In an earlier thought experiment for this site, I examined the history of multiple-member and statewide at-large districts in congressional elections, and wondered whether a movement away from the near-universal use of single-member districts (SMDs) in American legislative elections might be advisable and politically feasible. Electoral systems that feature SMDs with plurality rule — like the United States and Great Britain — tend to gravitate into two-party duopolies, a situation that frustrates third-party supporters and self-identified independents. Despite being paralyzed by polarized politics, policy gridlock and low approval ratings, the furthest thing from the minds of members of Congress is a reform campaign to alter an electoral system that, by definition, has made them winners already.
District magnitude is only part of the equation, however. Given pervasive gerrymandering and a shrinking number of competitive districts, any serious reform of congressional elections might also entail changes to our voting rules — that is, how votes are cast by voters and aggregated to determine winners. Voting rules reform wouldn’t automatically guarantee better candidates, more electoral competition, higher voter turnout, lower citizen apathy or a more responsive and responsible Congress. But it almost certainly couldn’t make matters worse.
So what sort of voting rule reforms might significantly alter the composition of Congress, encourage greater voter participation and create a more responsive national legislature?
Changing the rules, changing behavior
Any discussion of voting rule reform must begin with the important realization that changing voting rules would not only alter outcomes because of how votes are aggregated, but could also affect the behavior of voters in two ways. First, election rules affect the incentives and thus likelihood that voters will turn out to vote. Second, and relatedly, changes could affect how voters express their preferences once they do turn out to vote, especially if they are able to indicate secondary and alternative preferences and therefore vote strategically.
Starting with turnout incentives, voters in single-member, plurality rule U.S. House districts that are also highly gerrymandered often have little incentive to turn out. A perceived lack of electoral importance may be a strong deterrent to registered Republicans in heavily Democratic districts (or vice versa), non-white voters in overwhelmingly white districts, female voters facing a ballot on which all nominees are men, or third-party or independent voters in nearly every House district. There may be other elective offices — like the presidential race — or ballot measures that induce a voter to show up on Election Day, of course; but if the results in these contests also seem pre-ordained, there is little reason to vote.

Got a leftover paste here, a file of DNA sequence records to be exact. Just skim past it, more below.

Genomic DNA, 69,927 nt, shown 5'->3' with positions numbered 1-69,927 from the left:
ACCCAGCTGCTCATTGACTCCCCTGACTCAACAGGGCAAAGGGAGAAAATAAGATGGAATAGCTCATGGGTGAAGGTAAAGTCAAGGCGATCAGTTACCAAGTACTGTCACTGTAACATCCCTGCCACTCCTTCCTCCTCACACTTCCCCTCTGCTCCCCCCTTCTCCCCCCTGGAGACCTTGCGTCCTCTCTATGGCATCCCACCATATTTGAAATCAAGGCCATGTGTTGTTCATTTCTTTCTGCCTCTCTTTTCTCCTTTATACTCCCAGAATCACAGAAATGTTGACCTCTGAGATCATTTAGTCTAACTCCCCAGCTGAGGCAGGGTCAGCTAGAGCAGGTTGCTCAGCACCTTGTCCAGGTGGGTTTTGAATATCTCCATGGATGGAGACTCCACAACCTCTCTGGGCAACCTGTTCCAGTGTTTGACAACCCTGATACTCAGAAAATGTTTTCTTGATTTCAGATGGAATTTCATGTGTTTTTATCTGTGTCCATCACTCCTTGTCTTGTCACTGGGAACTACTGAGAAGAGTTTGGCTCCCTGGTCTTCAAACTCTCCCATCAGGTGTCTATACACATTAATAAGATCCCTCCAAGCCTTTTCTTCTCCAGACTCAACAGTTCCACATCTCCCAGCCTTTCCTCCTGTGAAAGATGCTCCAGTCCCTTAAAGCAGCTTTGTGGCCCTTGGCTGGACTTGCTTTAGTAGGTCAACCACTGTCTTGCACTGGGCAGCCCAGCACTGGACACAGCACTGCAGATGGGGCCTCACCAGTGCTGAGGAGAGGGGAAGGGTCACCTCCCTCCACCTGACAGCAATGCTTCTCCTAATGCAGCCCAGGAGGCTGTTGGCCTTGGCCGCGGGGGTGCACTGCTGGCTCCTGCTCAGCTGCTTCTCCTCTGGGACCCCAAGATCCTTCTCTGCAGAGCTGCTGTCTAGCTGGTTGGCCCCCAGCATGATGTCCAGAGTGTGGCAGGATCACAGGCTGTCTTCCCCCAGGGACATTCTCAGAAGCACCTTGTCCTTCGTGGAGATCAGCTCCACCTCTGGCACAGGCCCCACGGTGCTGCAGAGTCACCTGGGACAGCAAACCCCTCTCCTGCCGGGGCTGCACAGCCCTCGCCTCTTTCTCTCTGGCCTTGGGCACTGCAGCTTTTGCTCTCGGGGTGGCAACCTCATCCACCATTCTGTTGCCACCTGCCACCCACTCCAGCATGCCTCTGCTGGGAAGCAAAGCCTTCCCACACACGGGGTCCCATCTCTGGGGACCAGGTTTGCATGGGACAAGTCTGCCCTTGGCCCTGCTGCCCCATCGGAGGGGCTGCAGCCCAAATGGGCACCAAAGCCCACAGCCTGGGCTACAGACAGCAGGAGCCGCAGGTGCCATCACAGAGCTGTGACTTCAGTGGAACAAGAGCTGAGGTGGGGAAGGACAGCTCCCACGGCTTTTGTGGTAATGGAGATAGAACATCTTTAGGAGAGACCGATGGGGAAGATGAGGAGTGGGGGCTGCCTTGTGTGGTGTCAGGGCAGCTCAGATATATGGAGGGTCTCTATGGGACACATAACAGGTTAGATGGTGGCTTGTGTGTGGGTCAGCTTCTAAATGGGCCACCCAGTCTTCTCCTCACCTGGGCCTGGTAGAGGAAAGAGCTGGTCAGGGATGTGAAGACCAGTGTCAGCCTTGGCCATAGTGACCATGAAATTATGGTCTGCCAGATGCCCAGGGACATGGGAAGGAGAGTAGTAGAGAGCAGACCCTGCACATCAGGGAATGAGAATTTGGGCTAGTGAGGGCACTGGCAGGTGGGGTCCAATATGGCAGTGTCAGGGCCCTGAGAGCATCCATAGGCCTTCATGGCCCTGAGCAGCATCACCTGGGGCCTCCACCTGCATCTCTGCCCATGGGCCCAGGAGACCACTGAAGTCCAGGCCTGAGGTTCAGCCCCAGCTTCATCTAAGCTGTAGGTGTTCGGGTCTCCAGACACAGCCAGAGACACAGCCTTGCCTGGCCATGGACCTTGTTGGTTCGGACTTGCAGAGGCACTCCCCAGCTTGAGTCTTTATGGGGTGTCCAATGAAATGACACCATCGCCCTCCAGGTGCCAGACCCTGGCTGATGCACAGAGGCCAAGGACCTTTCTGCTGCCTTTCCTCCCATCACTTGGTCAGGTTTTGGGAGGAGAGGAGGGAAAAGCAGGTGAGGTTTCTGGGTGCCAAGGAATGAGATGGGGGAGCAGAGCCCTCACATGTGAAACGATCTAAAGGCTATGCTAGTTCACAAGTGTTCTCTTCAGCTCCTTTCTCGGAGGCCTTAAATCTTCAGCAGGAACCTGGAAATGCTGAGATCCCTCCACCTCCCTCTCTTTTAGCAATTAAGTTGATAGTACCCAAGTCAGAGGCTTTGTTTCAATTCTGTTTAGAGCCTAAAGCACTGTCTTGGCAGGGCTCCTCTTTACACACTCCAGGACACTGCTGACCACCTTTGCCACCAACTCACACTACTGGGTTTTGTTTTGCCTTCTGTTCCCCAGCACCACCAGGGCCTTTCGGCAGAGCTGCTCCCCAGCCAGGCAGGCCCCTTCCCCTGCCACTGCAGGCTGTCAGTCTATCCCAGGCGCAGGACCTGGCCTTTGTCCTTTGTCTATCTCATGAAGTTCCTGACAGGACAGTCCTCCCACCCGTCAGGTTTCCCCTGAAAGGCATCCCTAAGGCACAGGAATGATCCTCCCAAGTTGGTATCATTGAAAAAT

Other countries employ a variety of alternative voting rules, including at-large, multiple-member districts with plurality voting, majority-rule runoffs in single-member districts, instant runoff voting, approval voting, proportional representation, and transferable vote systems, among others. A few exceptions aside, however, the United States features the near-universal use of SMDs with plurality rule. Voting rule experts and electoral reform advocates believe alternative systems would encourage higher voter participation rates and create more competitive elections. Given America’s comparatively low turnout rates, it’s hard to imagine participation rates falling much further.
The critique of single-member, plurality-rule systems is that they both discourage and preclude the expression of secondary preferences, thereby reducing participation rates and reinforcing the power of the two dominant parties. Independent or alternative gerrymandering procedures, argues Rob Richie of the electoral non-profit FairVote.org, might help but alone are insufficient. “Any assumption that nationwide independent redistricting commissions would do away with partisan bias would only hold true if a commission’s only priority was fair partisan representation,” Richie wrote recently in Salon. FairVote advocates the use of multiple-member districts and some form of instant run-off voting (IRV) — in which voters can indicate preferences of not just their favorite candidate but also secondary (and so on) preferences — in the belief that it would produce winners more aligned with voters’ actual ideological-partisan attachments. The good news is that there is a limited history of using IRV by some American states; the bad news is that its use is, well, rather limited.